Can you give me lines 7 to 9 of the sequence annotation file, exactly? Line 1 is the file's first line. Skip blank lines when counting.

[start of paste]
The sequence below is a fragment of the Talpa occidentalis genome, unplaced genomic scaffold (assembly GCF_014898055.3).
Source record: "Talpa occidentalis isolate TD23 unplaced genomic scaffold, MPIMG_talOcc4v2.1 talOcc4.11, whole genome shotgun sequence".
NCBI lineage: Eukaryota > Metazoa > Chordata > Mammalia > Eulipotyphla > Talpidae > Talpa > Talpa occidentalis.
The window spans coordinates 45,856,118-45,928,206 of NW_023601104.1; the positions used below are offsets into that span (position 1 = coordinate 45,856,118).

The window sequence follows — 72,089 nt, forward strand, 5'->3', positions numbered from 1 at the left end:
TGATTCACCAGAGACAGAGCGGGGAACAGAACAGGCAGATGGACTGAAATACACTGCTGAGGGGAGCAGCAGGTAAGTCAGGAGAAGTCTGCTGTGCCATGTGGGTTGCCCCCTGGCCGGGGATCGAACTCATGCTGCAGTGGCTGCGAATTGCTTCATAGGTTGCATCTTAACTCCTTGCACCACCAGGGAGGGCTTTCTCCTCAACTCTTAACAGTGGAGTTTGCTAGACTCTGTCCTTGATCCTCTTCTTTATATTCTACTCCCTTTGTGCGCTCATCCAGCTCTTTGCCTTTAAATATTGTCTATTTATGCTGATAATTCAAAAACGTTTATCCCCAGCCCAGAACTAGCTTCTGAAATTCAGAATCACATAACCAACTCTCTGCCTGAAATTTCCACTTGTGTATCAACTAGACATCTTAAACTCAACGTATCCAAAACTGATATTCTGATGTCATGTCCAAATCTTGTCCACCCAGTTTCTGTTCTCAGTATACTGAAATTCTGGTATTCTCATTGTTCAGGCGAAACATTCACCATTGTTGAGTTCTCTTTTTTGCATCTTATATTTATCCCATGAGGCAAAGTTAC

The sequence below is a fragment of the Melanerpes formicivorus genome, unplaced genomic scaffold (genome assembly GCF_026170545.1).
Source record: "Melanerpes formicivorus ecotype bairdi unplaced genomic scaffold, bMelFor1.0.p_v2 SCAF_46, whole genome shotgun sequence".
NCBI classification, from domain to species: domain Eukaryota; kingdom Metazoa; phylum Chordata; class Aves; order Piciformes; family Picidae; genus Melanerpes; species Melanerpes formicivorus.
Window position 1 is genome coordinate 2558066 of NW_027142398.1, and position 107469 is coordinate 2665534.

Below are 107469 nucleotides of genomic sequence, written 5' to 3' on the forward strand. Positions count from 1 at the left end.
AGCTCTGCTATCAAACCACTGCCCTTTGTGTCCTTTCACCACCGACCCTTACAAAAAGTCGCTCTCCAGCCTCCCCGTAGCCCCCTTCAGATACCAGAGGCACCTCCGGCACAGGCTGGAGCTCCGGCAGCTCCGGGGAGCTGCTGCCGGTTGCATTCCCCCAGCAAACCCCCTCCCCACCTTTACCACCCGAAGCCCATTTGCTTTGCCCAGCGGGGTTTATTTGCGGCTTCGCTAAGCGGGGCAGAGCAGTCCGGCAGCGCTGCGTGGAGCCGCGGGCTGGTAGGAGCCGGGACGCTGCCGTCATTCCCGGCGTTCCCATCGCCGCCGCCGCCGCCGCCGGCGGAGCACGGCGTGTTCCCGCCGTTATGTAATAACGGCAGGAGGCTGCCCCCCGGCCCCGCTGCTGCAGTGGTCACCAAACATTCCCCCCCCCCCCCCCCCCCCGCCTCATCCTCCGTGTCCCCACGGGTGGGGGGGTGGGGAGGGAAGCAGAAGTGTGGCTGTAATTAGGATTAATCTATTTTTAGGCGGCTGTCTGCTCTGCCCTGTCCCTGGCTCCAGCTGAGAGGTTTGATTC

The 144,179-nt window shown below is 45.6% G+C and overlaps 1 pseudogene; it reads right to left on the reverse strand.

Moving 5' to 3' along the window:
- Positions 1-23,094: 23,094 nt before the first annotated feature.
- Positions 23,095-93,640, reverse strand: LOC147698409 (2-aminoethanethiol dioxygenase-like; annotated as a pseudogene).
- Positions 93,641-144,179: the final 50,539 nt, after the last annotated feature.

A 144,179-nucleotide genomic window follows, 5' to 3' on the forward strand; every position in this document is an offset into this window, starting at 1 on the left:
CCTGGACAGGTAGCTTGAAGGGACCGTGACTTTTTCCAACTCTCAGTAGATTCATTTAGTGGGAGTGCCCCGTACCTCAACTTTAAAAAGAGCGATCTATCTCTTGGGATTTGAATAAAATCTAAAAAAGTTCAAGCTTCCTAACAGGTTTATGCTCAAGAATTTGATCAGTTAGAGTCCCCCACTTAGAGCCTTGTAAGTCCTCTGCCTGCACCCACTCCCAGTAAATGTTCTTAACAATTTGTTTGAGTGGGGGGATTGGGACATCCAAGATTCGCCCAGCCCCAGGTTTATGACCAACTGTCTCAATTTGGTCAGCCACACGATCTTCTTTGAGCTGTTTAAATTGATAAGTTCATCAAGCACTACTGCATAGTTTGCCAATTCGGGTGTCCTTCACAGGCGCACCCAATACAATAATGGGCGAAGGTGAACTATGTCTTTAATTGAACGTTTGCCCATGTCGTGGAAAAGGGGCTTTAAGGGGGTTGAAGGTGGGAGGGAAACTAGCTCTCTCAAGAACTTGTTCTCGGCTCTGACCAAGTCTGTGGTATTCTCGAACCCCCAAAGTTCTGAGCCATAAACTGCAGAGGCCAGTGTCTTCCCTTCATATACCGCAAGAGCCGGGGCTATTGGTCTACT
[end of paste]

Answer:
The sequence below is a fragment of the Melanerpes formicivorus genome, unplaced genomic scaffold (genome assembly GCF_026170545.1).
Source record: "Melanerpes formicivorus ecotype bairdi unplaced genomic scaffold, bMelFor1.0.p_v2 SCAF_46, whole genome shotgun sequence".
NCBI classification, from domain to species: domain Eukaryota; kingdom Metazoa; phylum Chordata; class Aves; order Piciformes; family Picidae; genus Melanerpes; species Melanerpes formicivorus.